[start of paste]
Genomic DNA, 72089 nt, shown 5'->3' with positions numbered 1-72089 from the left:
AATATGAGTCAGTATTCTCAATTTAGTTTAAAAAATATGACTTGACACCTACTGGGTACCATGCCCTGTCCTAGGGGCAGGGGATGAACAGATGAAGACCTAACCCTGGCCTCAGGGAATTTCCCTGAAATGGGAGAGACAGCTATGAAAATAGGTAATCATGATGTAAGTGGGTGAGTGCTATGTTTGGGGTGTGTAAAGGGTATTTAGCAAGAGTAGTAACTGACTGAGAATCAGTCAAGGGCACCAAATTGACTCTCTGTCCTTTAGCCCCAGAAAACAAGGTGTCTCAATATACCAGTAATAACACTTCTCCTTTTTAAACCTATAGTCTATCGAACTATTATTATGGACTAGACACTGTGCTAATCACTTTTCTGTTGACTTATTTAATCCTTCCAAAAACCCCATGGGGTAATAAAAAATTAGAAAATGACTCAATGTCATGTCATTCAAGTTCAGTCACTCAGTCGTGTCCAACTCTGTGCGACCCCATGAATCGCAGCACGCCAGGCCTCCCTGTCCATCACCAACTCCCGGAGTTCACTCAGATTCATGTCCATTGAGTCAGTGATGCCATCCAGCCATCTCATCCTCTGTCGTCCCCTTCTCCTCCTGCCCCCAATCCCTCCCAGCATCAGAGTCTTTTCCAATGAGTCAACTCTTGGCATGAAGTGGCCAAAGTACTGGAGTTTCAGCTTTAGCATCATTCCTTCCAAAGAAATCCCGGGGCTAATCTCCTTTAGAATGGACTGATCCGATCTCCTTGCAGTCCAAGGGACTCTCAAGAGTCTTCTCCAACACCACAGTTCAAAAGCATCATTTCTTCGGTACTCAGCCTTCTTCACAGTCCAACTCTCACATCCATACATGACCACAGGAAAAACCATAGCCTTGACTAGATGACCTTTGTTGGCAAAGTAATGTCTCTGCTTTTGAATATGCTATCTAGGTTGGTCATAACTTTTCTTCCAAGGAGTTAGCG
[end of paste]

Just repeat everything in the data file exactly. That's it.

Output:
Genomic DNA, 72089 nt, shown 5'->3' with positions numbered 1-72089 from the left:
AATATGAGTCAGTATTCTCAATTTAGTTTAAAAAATATGACTTGACACCTACTGGGTACCATGCCCTGTCCTAGGGGCAGGGGATGAACAGATGAAGACCTAACCCTGGCCTCAGGGAATTTCCCTGAAATGGGAGAGACAGCTATGAAAATAGGTAATCATGATGTAAGTGGGTGAGTGCTATGTTTGGGGTGTGTAAAGGGTATTTAGCAAGAGTAGTAACTGACTGAGAATCAGTCAAGGGCACCAAATTGACTCTCTGTCCTTTAGCCCCAGAAAACAAGGTGTCTCAATATACCAGTAATAACACTTCTCCTTTTTAAACCTATAGTCTATCGAACTATTATTATGGACTAGACACTGTGCTAATCACTTTTCTGTTGACTTATTTAATCCTTCCAAAAACCCCATGGGGTAATAAAAAATTAGAAAATGACTCAATGTCATGTCATTCAAGTTCAGTCACTCAGTCGTGTCCAACTCTGTGCGACCCCATGAATCGCAGCACGCCAGGCCTCCCTGTCCATCACCAACTCCCGGAGTTCACTCAGATTCATGTCCATTGAGTCAGTGATGCCATCCAGCCATCTCATCCTCTGTCGTCCCCTTCTCCTCCTGCCCCCAATCCCTCCCAGCATCAGAGTCTTTTCCAATGAGTCAACTCTTGGCATGAAGTGGCCAAAGTACTGGAGTTTCAGCTTTAGCATCATTCCTTCCAAAGAAATCCCGGGGCTAATCTCCTTTAGAATGGACTGATCCGATCTCCTTGCAGTCCAAGGGACTCTCAAGAGTCTTCTCCAACACCACAGTTCAAAAGCATCATTTCTTCGGTACTCAGCCTTCTTCACAGTCCAACTCTCACATCCATACATGACCACAGGAAAAACCATAGCCTTGACTAGATGACCTTTGTTGGCAAAGTAATGTCTCTGCTTTTGAATATGCTATCTAGGTTGGTCATAACTTTTCTTCCAAGGAGTTAGCG